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First Americans hunted big game in Florida 14,500 years ago

Posted on 13 May 2016 in Archaeology, Journalism

The first Americans don’t give up their secrets easily. Archaeologists working in Florida had to don scuba gear to recover the latest evidence of these elusive ancient people. The finds, removed from the bottom of a water-filled sinkhole 9 metres deep, include 14,500-year-old stone tools alongside the remains of a butchered or scavenged mastodon, a type of prehistoric elephant. Image: Brendan Fenerty

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World War Zero brought down mystery civilisation of ‘sea people’

Posted on 12 May 2016 in Archaeology, Journalism

The Trojan War was a grander event than even Homer would have us believe. The famous conflict may have been one of the final acts in what one archaeologist has controversially dubbed “World War Zero” – an event he claims brought the eastern Mediterranean Bronze Age world crashing down 3200 years ago. Image: Jorge Lascar

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Game of bones: first Europeans’ shifting fortunes found in DNA

Posted on 2 May 2016 in Archaeology, Featured, Journalism

A proud lineage with a history stretching back thousands of years is swept aside by newcomers from the south-east – only to rise to dominance once more 15,000 years later. It’s not the plotline of some fantasy epic, but the real story of prehistoric Europe in the years after modern humans conquered the continent – as a new genetic analysis has just revealed. Image: Martin Frouz and Ji?í Svoboda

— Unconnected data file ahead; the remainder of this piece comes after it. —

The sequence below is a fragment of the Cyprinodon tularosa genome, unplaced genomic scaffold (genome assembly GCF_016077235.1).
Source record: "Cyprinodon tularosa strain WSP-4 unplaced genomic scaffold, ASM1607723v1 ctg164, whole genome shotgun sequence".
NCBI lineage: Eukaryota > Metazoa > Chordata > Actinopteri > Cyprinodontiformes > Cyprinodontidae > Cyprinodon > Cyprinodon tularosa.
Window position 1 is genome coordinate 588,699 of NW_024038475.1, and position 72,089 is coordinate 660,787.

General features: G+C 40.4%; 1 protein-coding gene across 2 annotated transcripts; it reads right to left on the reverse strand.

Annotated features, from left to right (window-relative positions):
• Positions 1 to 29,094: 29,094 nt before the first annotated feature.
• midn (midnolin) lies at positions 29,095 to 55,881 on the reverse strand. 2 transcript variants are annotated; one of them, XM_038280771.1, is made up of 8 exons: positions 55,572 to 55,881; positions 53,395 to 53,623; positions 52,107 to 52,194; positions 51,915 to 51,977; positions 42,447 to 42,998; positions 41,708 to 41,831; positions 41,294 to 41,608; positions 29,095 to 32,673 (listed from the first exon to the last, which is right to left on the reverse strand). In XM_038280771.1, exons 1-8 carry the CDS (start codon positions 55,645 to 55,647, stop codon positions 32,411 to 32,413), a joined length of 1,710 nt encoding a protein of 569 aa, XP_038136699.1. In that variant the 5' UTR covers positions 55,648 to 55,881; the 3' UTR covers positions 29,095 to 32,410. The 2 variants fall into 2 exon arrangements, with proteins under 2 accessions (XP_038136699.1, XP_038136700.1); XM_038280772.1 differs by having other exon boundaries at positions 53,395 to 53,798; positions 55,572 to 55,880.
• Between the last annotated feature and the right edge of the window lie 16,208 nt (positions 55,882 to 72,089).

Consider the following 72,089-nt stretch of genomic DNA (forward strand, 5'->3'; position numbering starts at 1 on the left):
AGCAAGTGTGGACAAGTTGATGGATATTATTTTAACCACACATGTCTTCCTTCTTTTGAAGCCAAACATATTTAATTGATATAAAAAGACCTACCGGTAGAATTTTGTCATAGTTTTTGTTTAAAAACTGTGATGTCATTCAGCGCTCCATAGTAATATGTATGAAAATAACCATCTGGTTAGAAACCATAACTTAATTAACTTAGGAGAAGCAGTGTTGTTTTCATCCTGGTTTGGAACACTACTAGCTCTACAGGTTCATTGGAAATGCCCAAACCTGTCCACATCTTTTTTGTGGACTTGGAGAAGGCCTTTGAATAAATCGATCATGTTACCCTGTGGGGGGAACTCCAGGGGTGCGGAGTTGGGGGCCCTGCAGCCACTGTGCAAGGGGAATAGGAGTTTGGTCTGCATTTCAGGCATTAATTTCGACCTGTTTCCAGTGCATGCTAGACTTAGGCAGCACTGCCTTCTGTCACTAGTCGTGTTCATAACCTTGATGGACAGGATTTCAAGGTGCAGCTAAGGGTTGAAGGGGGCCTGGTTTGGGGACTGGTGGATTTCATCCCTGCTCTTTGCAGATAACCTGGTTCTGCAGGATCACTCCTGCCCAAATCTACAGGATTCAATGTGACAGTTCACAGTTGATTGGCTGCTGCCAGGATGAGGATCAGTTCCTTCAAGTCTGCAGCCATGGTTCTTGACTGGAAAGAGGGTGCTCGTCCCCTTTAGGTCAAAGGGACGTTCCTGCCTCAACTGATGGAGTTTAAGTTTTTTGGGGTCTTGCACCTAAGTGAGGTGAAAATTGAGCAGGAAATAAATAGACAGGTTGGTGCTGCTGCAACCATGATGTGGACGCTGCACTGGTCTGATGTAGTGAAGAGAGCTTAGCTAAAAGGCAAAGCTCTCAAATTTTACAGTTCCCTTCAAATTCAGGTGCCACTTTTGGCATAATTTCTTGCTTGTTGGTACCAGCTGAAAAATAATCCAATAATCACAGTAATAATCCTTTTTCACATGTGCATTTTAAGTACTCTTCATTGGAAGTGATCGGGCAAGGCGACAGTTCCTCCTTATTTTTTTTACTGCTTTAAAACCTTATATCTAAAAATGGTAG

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The footprints of the dead have revealed new secrets

Posted on 15 Apr 2016 in Archaeology, Featured, Journalism

It is astonishing what we can learn from studying the prehistoric footprints left in caves by ancient humans – and not just using state-of-the-art scientific equipment. Now careful analysis of ancient footprints is also being performed by professional trackers from Namibia’s indigenous Ju/’hoansi-San population. Image: Andreas Pastoors et al

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How humanity first killed the dodo, then lost it as well

Posted on 9 Apr 2016 in Archaeology, Evolution, Featured, Journalism, Palaeontology

Many people think they know what happened to the dodo – but the popular story of its extinction is actually littered with errors. It’s symptomatic of the shameful way the iconic bird has been treated since its extinction. Arguably, we have lost the dodo twice more since then. Image: L. Claessens

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Has ritual human sacrifice shaped societies and class systems?

Posted on 4 Apr 2016 in Archaeology, Featured, Journalism

Are modern societies built on bloody foundations? Ritual human sacrifice seems to be key to the emergence of inherited class systems: powerful members of society carried out these killings to control, terrorise and impress the lower ranks. Image: Ilhuicamina

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